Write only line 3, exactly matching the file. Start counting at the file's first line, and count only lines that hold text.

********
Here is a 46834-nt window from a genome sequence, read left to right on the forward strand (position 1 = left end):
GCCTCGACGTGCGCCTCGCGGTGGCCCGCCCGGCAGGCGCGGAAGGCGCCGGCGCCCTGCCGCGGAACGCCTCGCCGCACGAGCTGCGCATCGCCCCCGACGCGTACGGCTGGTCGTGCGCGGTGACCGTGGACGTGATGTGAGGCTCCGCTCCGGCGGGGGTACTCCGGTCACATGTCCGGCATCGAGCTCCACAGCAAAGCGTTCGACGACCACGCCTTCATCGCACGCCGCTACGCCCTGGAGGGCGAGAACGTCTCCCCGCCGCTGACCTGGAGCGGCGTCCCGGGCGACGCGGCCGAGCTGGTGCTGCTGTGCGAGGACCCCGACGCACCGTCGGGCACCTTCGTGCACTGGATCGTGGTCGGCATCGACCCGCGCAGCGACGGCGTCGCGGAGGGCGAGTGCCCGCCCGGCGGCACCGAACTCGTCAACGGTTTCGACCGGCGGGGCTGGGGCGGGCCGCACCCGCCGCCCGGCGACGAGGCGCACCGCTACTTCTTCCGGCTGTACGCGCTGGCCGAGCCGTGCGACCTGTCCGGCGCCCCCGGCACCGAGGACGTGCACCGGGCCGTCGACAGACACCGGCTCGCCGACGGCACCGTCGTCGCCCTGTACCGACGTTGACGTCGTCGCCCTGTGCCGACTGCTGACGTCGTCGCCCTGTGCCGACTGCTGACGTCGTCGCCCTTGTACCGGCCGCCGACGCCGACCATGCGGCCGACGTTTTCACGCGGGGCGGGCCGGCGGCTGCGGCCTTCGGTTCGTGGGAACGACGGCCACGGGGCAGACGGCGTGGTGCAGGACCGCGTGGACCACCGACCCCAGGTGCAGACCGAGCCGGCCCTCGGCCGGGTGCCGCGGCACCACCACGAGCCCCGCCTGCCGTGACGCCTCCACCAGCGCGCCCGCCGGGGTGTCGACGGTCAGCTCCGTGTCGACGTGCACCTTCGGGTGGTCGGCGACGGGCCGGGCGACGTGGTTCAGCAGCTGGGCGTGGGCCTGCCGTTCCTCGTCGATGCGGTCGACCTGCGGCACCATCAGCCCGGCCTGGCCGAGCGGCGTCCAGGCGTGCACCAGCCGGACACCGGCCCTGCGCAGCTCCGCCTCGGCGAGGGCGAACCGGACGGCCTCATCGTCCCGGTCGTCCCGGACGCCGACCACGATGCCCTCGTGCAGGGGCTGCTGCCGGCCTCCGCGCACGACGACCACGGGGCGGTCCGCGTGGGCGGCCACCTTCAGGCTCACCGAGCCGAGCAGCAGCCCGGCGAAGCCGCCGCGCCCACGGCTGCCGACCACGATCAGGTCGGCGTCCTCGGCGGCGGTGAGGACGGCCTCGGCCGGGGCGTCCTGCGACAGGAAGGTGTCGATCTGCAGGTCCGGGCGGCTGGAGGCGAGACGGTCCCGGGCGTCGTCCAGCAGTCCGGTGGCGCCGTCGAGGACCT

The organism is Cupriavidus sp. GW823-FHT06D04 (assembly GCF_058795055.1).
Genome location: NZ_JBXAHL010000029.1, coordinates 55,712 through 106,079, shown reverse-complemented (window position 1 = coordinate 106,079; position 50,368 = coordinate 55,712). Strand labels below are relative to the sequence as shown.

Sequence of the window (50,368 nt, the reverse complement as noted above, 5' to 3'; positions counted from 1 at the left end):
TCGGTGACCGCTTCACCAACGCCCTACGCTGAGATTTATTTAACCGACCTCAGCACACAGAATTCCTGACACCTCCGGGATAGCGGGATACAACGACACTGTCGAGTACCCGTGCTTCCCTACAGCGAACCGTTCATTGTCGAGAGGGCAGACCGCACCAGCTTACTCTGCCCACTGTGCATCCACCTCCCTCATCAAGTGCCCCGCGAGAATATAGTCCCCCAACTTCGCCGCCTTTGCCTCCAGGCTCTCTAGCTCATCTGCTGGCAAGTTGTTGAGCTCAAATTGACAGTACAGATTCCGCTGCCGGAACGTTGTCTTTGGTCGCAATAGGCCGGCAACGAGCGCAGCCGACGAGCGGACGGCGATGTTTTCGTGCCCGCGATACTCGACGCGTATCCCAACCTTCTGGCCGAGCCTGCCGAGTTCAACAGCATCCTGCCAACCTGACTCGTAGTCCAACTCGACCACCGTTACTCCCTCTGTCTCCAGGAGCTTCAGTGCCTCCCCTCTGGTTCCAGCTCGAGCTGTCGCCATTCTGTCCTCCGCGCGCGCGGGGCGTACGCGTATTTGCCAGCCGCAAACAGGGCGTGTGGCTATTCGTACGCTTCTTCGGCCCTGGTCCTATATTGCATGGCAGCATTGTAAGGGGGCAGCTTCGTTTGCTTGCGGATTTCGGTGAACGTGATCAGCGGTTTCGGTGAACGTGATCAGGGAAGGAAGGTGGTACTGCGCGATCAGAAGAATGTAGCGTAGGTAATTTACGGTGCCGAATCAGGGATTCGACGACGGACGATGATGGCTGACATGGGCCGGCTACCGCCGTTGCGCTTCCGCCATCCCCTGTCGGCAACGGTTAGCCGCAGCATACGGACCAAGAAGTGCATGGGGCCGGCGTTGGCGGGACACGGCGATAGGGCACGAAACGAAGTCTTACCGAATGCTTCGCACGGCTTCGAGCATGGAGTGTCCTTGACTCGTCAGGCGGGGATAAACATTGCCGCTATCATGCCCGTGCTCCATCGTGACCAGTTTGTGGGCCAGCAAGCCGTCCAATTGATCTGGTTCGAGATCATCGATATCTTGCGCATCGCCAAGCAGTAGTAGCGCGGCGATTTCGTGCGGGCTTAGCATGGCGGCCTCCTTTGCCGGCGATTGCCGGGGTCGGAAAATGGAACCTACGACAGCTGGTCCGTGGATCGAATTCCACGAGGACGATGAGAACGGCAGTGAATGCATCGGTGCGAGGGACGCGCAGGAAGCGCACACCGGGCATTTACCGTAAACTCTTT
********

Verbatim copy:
The organism is Cupriavidus sp. GW823-FHT06D04 (assembly GCF_058795055.1).